The states of Europe spent 75 percent of the 17th century at war with each other, 50 percent of the 18th century, and 25 percent of the 19th. The periods of war became shorter—but more than made up for it with devastatingly more effective weapons.
This is why many are skeptical of the creation of a “European army.” How can a continent with such a long history of war and division form a united military force? Continue reading
Cyber is the newest branch of warfare. Even in its baby stages, it has the potential to cripple the United States.
On the afternoon of Dec. 23, 2015, Ukrainian engineers from a Prykarpattya Oblenergo power station stared at a computer screen while the cursor progressed on its own across the monitor. The mouse on the table had not moved. But the cursor hovered over the station’s breakers, each one controlling power to thousands of Ukrainian citizens. Then, with one mouse click at a time, the hackers now in control of the power station began shutting off power to hundreds of thousands of Ukrainians.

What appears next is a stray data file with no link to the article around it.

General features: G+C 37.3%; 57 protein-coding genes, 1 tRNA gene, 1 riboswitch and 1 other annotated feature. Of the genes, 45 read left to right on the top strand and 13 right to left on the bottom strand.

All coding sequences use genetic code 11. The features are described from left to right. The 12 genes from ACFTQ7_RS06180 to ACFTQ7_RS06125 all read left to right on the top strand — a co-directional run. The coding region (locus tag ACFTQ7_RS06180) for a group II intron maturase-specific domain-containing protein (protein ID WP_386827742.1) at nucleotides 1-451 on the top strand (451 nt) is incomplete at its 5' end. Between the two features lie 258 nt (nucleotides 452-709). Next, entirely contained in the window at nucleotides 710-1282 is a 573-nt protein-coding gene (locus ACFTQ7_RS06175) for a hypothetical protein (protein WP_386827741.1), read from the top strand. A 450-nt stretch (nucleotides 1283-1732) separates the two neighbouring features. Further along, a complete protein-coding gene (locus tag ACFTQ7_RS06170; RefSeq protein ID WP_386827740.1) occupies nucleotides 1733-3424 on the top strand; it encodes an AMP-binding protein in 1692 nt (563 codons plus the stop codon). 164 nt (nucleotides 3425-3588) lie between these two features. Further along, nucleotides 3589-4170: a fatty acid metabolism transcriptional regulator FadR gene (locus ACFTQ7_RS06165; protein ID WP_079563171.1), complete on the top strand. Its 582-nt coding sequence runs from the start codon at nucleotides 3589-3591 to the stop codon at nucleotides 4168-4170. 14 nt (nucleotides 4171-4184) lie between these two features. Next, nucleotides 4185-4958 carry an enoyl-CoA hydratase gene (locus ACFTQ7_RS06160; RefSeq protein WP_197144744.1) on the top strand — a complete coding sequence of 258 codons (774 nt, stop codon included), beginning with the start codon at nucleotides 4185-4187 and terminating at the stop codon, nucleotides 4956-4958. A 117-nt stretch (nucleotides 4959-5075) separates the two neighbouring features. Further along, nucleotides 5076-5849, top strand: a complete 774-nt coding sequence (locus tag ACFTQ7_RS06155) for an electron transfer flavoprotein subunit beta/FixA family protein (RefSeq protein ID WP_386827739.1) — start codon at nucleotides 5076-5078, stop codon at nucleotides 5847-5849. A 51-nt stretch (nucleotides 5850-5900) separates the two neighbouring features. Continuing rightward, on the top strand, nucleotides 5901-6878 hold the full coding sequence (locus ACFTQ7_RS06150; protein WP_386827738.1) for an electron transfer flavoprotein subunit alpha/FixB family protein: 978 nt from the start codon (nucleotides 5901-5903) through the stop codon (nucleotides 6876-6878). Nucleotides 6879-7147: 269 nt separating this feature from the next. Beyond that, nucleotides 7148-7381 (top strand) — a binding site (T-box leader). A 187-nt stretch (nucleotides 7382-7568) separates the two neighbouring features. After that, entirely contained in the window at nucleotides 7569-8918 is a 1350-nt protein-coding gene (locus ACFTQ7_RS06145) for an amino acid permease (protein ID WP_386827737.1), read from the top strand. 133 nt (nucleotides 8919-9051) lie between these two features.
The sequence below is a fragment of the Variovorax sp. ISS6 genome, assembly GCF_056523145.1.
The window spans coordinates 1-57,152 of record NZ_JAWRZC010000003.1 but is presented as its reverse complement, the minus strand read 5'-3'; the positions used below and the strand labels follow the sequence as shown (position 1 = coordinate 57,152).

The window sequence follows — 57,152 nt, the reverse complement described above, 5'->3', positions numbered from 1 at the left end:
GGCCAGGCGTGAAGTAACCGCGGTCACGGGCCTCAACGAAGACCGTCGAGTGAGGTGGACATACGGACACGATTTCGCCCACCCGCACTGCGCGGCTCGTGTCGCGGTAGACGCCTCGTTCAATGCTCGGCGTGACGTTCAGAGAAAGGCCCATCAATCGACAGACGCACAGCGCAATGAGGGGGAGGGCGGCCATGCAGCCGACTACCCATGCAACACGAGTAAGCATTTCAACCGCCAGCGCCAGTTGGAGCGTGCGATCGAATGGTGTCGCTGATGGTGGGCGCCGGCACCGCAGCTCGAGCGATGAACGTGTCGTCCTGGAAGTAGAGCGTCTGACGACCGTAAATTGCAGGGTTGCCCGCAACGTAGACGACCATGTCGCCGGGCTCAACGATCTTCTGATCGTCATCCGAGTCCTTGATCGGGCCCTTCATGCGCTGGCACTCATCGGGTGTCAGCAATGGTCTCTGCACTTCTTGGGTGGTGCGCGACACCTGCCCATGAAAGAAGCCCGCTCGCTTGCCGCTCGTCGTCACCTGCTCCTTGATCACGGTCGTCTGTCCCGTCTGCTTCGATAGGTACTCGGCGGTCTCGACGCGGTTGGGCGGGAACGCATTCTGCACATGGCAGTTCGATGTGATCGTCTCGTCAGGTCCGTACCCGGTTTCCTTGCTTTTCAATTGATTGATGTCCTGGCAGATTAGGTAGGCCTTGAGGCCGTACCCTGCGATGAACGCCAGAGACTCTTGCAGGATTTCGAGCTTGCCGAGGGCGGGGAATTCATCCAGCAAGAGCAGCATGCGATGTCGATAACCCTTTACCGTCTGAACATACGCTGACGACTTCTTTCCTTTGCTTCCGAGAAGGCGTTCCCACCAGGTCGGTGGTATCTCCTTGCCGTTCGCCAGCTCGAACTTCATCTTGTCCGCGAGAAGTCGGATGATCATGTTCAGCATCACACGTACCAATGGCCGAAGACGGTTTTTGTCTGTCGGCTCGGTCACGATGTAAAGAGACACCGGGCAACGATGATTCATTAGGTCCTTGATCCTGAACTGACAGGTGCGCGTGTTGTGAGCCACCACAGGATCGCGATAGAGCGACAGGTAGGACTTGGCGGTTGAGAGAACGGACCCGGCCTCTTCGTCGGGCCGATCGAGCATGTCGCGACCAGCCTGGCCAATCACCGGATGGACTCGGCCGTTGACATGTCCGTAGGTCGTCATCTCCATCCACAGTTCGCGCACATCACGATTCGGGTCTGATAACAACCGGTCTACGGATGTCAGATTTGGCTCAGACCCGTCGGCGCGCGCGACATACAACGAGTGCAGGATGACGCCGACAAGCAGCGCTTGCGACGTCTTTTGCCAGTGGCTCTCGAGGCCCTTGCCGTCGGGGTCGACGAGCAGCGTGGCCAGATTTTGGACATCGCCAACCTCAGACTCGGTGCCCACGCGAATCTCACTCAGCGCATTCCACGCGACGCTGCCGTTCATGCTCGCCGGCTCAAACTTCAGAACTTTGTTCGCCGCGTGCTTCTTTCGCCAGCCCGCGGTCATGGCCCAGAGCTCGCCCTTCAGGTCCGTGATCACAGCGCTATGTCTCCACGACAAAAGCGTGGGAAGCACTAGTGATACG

At the same time, Kyivoblenergo employees watched as dozens of substations shut down, one by one. In their case, there was no phantom mouse. A computer on their network that they could not locate was being used by someone to shut down the power—and there was nothing they could do. Continue reading
Several months after an unprecedented collapse in relations between two NATO member states, on Thursday Germany’s military announced it has finished its withdrawal from Turkey’s strategic airbase Incirlik, which as a reminder was prompted by Ankara’s refusal to allow visits by German parliamentarians. Going forward, Bundeswehr planes will instead be based in Jordan. Continue reading